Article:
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Lenten Devotions from Fourth Presbyterian Church

Sunday, November 11, 2018

Today’s Scripture Reading | Mark 12:38–44

As he taught, he said, “Beware of the scribes, who like to walk around in long robes, and to be greeted with respect in the marketplaces, and to have the best seats in the synagogues and places of honor at banquets! They devour widows’ houses and for the sake of appearance say long prayers. They will receive the greater condemnation.”

He sat down opposite the treasury, and watched the crowd putting money into the treasury. Many rich people put in large sums. A poor widow came and put in two small copper coins, which are worth a penny. Then he called his disciples and said to them, “Truly I tell you, this poor widow has put in more than all those who are contributing to the treasury. For all of them have contributed out of their abundance; but she out of her poverty has put in everything she had, all she had to live on.” (NRSV)

Reflection
I am grateful for Jesus’ constant reminder that none of us (preachers included) have gotten the life of discipleship figured out. None of us comes to worship with pure motivations. It is often difficult for us to pray without some kind of agenda, even if we don’t want to acknowledge it. In our Reformed theological tradition, we call this total depravity. Dr. Shirley Guthrie defined total depravity this way: “There is nothing we do that is completely devoid of self-interest.”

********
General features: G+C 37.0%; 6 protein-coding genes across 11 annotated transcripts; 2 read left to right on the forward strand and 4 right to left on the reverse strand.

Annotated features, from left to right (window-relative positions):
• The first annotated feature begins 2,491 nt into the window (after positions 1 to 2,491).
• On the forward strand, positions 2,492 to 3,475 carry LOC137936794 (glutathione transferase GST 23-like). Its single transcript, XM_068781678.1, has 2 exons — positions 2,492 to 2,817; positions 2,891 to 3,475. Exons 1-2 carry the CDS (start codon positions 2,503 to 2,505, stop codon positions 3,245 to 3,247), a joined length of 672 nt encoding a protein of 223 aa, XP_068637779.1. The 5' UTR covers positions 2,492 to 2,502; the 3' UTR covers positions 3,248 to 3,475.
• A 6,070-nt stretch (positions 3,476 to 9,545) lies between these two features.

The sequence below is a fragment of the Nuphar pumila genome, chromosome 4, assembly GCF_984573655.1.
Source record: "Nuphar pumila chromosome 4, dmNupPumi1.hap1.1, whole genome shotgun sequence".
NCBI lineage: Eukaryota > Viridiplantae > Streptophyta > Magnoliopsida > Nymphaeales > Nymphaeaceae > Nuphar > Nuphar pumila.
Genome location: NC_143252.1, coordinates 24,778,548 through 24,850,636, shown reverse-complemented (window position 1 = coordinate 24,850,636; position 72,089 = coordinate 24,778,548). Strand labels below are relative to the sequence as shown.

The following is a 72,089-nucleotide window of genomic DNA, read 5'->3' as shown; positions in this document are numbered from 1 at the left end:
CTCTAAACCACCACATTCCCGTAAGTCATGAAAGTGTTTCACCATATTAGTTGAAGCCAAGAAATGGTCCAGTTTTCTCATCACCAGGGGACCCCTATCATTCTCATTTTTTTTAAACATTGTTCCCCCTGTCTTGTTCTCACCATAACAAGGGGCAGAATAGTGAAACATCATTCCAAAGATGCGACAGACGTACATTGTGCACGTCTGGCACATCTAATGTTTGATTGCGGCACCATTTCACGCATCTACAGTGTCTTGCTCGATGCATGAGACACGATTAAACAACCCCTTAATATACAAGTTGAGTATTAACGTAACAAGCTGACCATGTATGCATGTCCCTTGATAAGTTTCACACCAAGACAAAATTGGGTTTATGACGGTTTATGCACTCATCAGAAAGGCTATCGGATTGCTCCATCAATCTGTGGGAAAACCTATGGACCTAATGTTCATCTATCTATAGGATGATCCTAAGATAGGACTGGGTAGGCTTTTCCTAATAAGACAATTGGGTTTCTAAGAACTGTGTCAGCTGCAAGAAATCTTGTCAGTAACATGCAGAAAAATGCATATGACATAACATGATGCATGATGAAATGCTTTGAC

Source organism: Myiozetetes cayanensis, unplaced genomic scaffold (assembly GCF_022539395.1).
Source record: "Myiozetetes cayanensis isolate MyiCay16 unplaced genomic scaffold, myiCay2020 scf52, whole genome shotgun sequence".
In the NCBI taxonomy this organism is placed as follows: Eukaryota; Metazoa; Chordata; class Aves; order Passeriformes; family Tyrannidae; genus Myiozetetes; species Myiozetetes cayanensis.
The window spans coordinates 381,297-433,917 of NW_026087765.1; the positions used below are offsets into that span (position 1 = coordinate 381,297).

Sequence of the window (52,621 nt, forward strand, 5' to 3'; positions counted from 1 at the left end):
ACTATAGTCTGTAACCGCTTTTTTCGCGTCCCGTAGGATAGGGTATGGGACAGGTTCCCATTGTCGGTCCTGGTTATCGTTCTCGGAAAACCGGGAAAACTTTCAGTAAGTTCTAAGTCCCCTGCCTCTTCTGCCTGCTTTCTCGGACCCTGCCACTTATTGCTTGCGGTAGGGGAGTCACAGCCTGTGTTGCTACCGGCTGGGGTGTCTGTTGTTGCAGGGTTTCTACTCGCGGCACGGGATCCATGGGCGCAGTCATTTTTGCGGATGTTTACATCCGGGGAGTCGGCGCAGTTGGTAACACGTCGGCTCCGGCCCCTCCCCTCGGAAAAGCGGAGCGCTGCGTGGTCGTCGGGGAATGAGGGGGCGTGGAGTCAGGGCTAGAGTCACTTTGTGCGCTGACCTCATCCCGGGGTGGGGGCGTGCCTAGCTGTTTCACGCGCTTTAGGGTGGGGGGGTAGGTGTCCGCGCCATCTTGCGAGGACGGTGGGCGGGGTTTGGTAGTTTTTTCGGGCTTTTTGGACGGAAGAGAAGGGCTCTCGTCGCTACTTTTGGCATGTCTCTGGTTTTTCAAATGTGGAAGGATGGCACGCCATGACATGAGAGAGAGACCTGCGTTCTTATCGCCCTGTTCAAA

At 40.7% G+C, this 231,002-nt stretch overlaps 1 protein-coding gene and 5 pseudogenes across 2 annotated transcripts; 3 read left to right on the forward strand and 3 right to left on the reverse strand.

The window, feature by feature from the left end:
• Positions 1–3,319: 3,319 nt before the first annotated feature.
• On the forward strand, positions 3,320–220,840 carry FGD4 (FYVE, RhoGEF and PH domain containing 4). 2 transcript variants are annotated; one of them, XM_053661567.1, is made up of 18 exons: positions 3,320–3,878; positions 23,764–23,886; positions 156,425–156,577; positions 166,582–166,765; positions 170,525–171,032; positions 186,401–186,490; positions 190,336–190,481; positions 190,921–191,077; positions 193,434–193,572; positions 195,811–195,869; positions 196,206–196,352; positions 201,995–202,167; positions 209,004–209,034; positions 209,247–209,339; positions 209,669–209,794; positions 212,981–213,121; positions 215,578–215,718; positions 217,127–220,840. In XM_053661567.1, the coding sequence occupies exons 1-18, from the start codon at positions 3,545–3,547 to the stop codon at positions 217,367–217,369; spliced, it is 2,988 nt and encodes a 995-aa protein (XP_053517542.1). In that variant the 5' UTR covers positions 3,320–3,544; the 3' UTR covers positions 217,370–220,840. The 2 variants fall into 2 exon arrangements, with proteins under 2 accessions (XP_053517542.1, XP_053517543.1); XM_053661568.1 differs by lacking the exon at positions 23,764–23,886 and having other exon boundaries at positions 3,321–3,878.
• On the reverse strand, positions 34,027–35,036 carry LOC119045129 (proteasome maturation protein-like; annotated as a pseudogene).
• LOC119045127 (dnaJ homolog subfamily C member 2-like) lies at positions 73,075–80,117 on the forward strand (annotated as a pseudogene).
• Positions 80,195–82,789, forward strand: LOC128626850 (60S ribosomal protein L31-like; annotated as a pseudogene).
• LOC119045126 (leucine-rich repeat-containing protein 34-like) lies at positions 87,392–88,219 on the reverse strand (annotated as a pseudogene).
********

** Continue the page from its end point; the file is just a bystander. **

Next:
I wonder, then, about the widow’s self-interest. What might cause her to be so generous? I ask that question thinking of all the widows with whom I have had the honor of ministering throughout the years. I have learned many lessons from them. One of those lessons was to never stand in their way of being generous. One woman in particular used to get irritated with me for not asking her to give more for God’s work in the church. “Pastor,” she would say, “this is a privilege to be able to give. It feels good to be able to contribute what I can and to watch as my little offering gets added to all of the others and grows in ways I could not do by myself.”

So there you go. If the widow of Jesus’ day was anything like the widow who challenged me, her self-interest might just be that she felt good when she gave what she could. She knew she was making a difference in someone else’s life, and very few other things can mean as much as that. Perhaps sometimes a little self-interest, when used on behalf of others, is not so bad.

Prayer
God, I thank you for all of the unexpected people who regularly teach me what it means to be faithful. I thank you for people like this widow who remind me of the joy found in giving. Help me to walk through my life this day with my fists unclenched, giving what I can and opening myself to the transformation that being generous will make in my life. Amen.

Written by Shannon J. Kershner, Pastor


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